Spaghetti with clams and mussels

It was alright, the spaghetti was a little bit undercooked, I guess they tried to make it al-dente but it's definitely undercooked. There was a lot of clams and mussels for a dish that cost around 8 euro. And just like spaghetti vongole should be, this is a very garlicky dish. And I love the cherry tomatoes which bring a little fruitiness and sweetness to the dish.

For the dessert I ordered a chocolate profiteroles:

The first impression that I got, is that they don't prepare the dessert in the store. Like I said, it's a delicatessen and they have variety of cakes which they sell in boxes. I really think that they open the packaging and then sell it as theirs. But I also saw some tiramisu and profiteroles in casserole forms. So maybe these two desserts are freshly made. The Profiteroles itself is cold and chocolaty. Good but clearly not the best.
and for the companion of the profiteroles, I ordered some Latte Machiatto

I like that cocoa heart on top of the milk foam. The coffee is thick, hearty and milky, just like a good Italian coffee should be.

It was a mission for me to get permission to get the pictures of the food I ordered. Seriously. After I ordered my food, I asked for permission to take pictures of my food, and only of the things that I ordered, not the store itself. They were not pleased, but after explaining that it's for a blog, they were willing to ask around. First they asked the supervisor, then the store owner. I was surprised when they pointed me to a middle-aged Italian man, quite heavily build, who sat on one corner, drinking coffee while writing on a notebook. He looked just like a Don from a mafia movie (I watched too much "The Godfather", I know). Anyway, after a discussion, He told the supervisor to give me his permission to take pictures, but only after I gave them my blog address.

So my final verdict is this: the store impress me a lot, they have a variety of goods; Olive oil, balsamic acid, Italian bread, pastas, antipasti, cold cuts, and frozen goods. The warm dish itself was fine but not the best Italian food I've eaten. But, I will definitely go back for their authentic Italian goods.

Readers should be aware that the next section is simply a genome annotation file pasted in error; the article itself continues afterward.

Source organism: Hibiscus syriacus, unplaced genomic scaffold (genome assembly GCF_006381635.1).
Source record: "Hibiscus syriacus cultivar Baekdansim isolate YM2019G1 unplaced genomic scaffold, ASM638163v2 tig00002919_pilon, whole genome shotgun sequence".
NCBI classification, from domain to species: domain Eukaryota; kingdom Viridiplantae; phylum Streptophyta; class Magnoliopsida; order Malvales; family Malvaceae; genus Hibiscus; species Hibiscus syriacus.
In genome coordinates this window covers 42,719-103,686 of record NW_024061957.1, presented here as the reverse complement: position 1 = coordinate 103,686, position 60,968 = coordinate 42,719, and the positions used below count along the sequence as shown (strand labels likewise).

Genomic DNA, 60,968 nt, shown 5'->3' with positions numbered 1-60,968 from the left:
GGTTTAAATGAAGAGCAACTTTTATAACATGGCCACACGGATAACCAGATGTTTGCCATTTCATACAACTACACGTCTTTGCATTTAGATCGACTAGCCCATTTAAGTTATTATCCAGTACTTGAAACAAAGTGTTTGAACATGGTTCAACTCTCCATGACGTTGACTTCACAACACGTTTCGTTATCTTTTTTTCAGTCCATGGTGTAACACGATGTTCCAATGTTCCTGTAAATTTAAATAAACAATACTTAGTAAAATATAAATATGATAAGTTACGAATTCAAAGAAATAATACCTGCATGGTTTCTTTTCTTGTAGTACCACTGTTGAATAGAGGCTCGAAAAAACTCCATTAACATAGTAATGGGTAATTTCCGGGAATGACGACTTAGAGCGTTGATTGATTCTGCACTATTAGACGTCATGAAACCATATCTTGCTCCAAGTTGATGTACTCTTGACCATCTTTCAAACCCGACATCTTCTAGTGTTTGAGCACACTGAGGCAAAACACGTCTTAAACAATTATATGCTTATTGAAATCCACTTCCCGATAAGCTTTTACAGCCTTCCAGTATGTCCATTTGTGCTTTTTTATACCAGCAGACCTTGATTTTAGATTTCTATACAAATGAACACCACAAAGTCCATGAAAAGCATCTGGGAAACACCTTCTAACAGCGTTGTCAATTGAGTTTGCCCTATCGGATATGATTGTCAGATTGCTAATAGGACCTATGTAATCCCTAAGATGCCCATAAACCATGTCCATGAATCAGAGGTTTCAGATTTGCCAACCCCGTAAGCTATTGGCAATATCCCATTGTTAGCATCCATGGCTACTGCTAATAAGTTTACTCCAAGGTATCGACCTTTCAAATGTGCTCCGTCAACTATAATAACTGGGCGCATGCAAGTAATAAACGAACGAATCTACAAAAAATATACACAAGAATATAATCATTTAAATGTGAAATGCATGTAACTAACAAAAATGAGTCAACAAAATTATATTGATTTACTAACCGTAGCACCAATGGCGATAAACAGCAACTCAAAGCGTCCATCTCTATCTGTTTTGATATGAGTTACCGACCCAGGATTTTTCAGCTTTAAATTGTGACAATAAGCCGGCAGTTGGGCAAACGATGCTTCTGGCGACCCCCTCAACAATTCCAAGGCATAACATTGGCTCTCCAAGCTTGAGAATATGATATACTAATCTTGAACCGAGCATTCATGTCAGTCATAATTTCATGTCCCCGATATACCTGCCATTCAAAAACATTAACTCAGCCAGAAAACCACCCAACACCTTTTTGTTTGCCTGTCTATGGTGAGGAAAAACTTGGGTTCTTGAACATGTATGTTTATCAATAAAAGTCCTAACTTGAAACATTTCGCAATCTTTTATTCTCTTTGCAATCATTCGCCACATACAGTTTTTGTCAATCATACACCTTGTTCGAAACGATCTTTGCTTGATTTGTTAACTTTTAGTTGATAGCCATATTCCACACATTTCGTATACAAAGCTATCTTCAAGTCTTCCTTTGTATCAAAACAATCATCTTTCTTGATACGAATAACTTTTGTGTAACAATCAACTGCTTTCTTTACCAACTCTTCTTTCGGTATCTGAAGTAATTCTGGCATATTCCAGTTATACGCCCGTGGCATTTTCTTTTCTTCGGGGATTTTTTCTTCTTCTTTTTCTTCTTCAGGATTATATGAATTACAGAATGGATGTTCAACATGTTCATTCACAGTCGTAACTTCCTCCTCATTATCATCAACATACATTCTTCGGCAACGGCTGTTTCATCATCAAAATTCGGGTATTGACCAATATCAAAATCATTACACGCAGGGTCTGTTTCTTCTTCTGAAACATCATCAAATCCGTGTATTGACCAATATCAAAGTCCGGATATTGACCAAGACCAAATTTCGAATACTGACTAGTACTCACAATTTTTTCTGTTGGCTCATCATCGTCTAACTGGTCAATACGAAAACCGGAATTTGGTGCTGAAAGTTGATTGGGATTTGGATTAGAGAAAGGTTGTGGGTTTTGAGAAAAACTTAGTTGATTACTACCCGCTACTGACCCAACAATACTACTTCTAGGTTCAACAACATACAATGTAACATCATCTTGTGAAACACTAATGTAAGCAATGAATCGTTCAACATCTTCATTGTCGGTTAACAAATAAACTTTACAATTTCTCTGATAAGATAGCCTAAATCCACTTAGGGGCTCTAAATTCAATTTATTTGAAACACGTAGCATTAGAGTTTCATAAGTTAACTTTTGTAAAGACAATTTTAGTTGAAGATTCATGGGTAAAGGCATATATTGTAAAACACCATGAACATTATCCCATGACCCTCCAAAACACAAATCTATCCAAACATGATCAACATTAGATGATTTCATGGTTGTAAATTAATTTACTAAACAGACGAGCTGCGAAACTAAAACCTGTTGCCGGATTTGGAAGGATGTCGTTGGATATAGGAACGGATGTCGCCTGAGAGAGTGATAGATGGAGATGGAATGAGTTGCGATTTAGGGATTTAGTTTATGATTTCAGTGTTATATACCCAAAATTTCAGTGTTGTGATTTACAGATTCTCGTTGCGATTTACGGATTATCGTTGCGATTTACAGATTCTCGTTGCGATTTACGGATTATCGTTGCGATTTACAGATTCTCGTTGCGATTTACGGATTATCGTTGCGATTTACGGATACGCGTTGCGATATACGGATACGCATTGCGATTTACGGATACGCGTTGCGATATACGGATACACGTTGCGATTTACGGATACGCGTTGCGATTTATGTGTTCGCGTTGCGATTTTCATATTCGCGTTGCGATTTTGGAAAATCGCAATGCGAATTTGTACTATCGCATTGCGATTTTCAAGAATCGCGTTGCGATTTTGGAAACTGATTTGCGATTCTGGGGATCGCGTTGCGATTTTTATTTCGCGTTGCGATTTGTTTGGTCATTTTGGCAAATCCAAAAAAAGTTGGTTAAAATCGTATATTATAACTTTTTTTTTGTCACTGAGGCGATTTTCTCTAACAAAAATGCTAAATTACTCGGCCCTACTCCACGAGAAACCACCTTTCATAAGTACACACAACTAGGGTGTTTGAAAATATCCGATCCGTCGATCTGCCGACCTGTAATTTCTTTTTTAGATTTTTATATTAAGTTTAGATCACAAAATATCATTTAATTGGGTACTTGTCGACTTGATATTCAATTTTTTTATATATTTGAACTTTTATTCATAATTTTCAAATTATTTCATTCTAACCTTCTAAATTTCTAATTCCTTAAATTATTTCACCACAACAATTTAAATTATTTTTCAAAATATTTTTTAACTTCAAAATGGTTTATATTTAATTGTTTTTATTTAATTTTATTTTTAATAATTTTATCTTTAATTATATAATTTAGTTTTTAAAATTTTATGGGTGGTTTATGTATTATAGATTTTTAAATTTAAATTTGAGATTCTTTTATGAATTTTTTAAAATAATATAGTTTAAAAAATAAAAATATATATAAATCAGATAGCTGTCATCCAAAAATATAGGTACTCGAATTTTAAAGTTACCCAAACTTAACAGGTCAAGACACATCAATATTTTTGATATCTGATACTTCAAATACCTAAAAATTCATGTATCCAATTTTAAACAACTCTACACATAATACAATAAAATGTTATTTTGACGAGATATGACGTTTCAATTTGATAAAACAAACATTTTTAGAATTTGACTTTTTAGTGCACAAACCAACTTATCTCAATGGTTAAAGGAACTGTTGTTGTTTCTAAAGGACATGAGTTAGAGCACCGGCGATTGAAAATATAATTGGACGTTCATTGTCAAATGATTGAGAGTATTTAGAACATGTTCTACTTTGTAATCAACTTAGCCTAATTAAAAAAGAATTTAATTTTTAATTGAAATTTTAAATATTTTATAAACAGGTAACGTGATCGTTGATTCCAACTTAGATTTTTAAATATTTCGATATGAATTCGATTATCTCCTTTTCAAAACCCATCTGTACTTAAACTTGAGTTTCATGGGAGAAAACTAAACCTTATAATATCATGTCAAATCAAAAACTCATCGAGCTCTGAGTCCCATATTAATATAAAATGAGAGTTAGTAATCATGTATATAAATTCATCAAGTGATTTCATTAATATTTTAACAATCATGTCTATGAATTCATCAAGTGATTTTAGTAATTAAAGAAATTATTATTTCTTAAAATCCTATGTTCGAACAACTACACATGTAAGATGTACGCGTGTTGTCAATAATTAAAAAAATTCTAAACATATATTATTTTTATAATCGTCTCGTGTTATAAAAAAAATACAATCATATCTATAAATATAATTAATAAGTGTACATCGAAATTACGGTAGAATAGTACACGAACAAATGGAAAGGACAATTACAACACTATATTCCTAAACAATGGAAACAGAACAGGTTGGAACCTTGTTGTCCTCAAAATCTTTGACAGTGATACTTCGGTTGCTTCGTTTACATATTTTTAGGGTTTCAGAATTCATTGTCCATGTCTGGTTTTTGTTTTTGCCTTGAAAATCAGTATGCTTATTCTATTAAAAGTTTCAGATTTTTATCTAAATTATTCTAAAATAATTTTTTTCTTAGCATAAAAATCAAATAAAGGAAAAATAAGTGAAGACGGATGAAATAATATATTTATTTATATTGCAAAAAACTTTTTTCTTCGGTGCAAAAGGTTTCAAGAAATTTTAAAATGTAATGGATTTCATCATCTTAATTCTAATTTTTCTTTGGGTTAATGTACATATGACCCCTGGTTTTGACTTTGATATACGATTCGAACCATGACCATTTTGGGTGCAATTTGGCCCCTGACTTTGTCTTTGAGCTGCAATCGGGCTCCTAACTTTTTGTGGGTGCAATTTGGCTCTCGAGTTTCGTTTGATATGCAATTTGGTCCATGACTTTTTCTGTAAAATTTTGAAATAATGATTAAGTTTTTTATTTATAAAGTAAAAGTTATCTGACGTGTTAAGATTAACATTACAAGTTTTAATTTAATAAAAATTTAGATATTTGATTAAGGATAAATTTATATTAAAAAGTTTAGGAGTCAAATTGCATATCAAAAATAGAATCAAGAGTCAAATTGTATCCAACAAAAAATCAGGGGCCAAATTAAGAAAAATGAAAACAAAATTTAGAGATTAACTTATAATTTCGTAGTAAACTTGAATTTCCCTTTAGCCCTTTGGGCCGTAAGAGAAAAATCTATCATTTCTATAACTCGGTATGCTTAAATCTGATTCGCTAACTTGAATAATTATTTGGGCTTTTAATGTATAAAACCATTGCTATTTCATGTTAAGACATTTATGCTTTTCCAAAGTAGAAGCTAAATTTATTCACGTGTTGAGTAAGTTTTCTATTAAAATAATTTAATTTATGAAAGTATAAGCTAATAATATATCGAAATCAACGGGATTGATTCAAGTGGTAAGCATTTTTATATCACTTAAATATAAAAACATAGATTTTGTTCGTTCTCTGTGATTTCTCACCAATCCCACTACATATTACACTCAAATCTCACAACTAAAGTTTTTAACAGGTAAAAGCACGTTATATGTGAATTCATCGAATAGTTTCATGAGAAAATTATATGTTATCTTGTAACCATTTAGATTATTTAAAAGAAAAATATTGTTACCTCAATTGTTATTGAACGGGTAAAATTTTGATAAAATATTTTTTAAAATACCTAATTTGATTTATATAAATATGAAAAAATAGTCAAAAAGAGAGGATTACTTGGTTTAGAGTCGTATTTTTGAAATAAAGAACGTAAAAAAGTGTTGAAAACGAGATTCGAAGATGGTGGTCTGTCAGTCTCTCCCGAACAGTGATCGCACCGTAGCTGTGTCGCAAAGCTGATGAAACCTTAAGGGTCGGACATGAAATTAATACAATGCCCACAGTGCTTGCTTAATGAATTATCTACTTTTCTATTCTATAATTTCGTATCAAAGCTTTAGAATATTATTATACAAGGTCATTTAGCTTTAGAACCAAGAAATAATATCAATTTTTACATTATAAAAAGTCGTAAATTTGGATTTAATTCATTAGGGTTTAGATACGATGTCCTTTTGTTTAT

Signora Maria

Kramgasse 4
89073 Ulm

Saturday, January 8, 2011

Home Made Käsespätzle

My Landlady, Mrs Diebold is a true swabian lady. She cooks a typical german lunch everyday , i.e. Germans only eat one warm meal a day. It's quite a surprise for me who eat warm meal three times a day. So to introduce a real swabian Käsespätzle to me, she invited me for lunch one day. And I'm even allowed to take pictures of her Käsespätzle!

Käsespätzle is actually a German version of mac and cheese. I would even dare to say that it's more refined than your usual mac and cheese because, they used more than two types of cheese for taste and the noodle is made from scratch. Käse means cheese and Spätzle is a type of egg noodle, literally spätzle means little sparrow, I guess it's because of the irregular form of the noodles. The most important part of a Käsespätzle is the cheese, since the taste and the smell of a Käsespätzle depends solely on the cheese. So, strong smelling cheeses are recommended. For example, my landlady used a combination of three types of Cheeses : Bergkäse (a gruyere-like cheese), good quality Allgäuer Emmenthaler and old Gouda. The cheese should be grated and mixed evenly. For the Spätzle dough, it should be noted that the consistency should look like this

So let's start!

Fill a grater (Hobel) - a special gadget invented only to make spätzle - with some spätzle dough
then ... start to grate, grate and grate